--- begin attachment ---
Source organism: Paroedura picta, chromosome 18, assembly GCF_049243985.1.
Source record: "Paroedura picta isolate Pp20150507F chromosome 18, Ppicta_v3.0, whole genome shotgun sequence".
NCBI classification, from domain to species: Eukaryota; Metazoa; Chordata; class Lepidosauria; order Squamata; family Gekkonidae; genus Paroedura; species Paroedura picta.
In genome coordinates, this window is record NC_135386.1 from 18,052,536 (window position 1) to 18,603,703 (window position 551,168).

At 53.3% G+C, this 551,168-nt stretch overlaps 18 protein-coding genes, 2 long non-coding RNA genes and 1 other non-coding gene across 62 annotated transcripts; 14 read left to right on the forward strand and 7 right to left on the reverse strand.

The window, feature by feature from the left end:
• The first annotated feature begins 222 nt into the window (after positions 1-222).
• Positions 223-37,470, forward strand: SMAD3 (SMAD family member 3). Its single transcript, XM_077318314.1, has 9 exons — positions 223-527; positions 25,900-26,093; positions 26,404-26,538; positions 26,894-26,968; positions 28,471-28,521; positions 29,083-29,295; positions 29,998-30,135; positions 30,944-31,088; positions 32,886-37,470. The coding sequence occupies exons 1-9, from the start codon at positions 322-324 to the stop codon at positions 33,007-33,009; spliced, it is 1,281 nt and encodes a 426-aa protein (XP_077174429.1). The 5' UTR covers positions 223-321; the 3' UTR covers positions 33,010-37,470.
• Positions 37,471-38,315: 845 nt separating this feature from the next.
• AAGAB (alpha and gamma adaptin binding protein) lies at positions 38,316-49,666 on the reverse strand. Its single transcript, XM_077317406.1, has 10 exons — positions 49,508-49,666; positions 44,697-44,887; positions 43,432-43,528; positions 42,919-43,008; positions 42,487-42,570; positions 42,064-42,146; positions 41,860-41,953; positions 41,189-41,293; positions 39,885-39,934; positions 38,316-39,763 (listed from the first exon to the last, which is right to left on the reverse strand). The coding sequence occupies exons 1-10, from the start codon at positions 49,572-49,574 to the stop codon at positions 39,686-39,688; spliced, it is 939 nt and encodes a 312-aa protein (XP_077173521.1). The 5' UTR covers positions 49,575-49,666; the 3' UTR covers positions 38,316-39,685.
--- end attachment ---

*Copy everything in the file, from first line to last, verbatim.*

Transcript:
Source organism: Paroedura picta, chromosome 18, assembly GCF_049243985.1.
Source record: "Paroedura picta isolate Pp20150507F chromosome 18, Ppicta_v3.0, whole genome shotgun sequence".
NCBI classification, from domain to species: Eukaryota; Metazoa; Chordata; class Lepidosauria; order Squamata; family Gekkonidae; genus Paroedura; species Paroedura picta.
In genome coordinates, this window is record NC_135386.1 from 18,052,536 (window position 1) to 18,603,703 (window position 551,168).

At 53.3% G+C, this 551,168-nt stretch overlaps 18 protein-coding genes, 2 long non-coding RNA genes and 1 other non-coding gene across 62 annotated transcripts; 14 read left to right on the forward strand and 7 right to left on the reverse strand.

The window, feature by feature from the left end:
• The first annotated feature begins 222 nt into the window (after positions 1-222).
• Positions 223-37,470, forward strand: SMAD3 (SMAD family member 3). Its single transcript, XM_077318314.1, has 9 exons — positions 223-527; positions 25,900-26,093; positions 26,404-26,538; positions 26,894-26,968; positions 28,471-28,521; positions 29,083-29,295; positions 29,998-30,135; positions 30,944-31,088; positions 32,886-37,470. The coding sequence occupies exons 1-9, from the start codon at positions 322-324 to the stop codon at positions 33,007-33,009; spliced, it is 1,281 nt and encodes a 426-aa protein (XP_077174429.1). The 5' UTR covers positions 223-321; the 3' UTR covers positions 33,010-37,470.
• Positions 37,471-38,315: 845 nt separating this feature from the next.
• AAGAB (alpha and gamma adaptin binding protein) lies at positions 38,316-49,666 on the reverse strand. Its single transcript, XM_077317406.1, has 10 exons — positions 49,508-49,666; positions 44,697-44,887; positions 43,432-43,528; positions 42,919-43,008; positions 42,487-42,570; positions 42,064-42,146; positions 41,860-41,953; positions 41,189-41,293; positions 39,885-39,934; positions 38,316-39,763 (listed from the first exon to the last, which is right to left on the reverse strand). The coding sequence occupies exons 1-10, from the start codon at positions 49,572-49,574 to the stop codon at positions 39,686-39,688; spliced, it is 939 nt and encodes a 312-aa protein (XP_077173521.1). The 5' UTR covers positions 49,575-49,666; the 3' UTR covers positions 38,316-39,685.